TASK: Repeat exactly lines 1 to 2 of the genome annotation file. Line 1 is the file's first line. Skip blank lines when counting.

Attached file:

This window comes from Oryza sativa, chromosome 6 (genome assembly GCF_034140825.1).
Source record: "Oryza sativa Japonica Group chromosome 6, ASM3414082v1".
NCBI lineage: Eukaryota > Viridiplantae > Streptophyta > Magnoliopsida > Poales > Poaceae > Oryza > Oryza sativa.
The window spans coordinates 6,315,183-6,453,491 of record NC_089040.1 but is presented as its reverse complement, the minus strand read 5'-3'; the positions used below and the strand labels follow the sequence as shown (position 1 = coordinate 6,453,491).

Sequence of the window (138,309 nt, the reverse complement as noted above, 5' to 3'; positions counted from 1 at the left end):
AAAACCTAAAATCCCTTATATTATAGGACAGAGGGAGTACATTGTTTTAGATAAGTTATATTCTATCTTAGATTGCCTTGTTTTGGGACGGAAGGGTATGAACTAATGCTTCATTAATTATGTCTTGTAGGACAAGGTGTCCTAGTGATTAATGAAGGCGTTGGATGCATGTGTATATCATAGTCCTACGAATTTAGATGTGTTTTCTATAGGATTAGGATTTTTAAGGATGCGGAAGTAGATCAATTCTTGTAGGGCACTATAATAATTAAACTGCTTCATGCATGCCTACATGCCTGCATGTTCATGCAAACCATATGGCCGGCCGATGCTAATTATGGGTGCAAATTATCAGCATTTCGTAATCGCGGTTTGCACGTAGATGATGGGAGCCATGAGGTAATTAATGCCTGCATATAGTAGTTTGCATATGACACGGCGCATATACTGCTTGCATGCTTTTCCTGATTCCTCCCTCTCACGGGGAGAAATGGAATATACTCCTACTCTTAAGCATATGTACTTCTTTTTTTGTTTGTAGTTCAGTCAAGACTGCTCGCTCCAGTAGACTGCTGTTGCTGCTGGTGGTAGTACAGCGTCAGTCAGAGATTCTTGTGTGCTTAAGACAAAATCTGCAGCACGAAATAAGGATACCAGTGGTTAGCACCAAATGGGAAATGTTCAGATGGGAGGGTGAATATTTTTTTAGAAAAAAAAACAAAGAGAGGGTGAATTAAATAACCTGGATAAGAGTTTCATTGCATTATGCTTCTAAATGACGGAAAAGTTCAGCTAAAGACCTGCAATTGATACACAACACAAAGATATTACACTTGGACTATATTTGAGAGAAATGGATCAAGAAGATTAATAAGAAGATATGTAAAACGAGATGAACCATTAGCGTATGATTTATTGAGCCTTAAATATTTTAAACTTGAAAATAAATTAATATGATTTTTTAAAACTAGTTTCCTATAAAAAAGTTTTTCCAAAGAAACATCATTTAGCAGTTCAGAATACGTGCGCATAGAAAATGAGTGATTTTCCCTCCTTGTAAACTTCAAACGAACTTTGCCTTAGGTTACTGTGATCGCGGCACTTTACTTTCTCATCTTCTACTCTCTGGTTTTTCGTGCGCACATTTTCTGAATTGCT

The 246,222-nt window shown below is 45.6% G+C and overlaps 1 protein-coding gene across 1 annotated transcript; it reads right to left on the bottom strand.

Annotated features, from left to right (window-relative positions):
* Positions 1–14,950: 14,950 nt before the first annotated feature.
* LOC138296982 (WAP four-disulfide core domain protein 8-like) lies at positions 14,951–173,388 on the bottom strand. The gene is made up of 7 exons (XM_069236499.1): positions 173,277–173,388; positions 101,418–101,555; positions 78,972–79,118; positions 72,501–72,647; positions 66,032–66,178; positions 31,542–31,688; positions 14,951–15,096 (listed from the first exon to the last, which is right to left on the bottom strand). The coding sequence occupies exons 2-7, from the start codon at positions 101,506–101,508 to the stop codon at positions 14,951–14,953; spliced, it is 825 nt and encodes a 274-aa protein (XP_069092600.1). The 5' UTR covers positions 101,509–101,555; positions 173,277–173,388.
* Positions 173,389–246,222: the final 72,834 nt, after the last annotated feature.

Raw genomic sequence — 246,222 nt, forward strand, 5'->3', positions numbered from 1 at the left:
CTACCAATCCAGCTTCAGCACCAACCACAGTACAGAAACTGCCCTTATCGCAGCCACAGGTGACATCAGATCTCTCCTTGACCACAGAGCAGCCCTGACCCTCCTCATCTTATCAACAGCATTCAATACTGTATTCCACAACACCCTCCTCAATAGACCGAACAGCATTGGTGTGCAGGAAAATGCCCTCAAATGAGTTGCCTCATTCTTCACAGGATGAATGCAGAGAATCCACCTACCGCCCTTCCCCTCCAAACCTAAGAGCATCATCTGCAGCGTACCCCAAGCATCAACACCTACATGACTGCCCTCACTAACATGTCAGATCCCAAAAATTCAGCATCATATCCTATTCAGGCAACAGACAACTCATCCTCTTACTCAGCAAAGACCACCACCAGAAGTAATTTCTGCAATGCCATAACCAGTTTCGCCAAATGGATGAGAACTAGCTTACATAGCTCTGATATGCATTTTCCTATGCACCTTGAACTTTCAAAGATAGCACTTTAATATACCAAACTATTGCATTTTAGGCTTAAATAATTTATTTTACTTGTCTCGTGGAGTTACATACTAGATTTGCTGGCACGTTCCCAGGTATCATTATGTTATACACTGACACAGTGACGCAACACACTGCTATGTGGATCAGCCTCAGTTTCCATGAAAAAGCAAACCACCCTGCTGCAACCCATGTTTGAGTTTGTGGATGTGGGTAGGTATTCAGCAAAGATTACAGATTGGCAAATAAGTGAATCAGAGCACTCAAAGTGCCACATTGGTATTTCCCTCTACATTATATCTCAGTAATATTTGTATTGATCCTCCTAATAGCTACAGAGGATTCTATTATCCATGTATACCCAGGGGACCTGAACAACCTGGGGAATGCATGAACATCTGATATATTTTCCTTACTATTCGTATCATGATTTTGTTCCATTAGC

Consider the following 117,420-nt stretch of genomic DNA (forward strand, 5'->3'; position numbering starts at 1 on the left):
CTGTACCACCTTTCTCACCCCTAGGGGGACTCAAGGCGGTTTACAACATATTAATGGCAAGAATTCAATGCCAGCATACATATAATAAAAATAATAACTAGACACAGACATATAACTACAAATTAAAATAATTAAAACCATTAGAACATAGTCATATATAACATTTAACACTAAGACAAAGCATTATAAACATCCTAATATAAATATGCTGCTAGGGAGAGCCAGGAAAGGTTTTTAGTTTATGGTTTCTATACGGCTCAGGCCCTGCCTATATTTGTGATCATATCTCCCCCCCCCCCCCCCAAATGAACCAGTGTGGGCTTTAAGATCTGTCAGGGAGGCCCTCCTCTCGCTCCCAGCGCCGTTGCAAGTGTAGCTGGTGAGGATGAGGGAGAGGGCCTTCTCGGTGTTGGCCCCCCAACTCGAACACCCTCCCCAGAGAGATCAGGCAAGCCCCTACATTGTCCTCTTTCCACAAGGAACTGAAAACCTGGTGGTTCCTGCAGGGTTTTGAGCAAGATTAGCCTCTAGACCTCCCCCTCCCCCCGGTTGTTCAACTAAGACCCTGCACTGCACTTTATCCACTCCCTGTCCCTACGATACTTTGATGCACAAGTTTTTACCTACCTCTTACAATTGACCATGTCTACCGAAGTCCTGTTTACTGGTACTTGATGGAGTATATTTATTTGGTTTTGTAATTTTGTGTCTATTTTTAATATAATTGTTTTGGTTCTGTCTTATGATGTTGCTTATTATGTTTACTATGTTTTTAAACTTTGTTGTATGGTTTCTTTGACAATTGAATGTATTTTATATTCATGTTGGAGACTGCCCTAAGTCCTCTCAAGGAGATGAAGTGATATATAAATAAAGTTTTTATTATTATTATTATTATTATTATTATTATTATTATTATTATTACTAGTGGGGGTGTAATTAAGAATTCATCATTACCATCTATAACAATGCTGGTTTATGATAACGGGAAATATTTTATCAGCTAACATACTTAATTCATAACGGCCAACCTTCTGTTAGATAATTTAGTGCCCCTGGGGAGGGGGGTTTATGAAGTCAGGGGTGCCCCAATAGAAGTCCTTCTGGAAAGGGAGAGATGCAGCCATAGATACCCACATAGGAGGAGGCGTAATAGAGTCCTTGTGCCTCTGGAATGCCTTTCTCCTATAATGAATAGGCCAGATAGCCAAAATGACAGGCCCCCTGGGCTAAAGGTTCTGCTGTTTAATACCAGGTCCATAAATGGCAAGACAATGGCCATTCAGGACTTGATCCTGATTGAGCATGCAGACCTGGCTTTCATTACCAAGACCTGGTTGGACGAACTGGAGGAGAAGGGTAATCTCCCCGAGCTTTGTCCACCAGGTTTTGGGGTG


This window comes from Oryza sativa, chromosome 6 (genome assembly GCF_034140825.1).
Source record: "Oryza sativa Japonica Group chromosome 6, ASM3414082v1".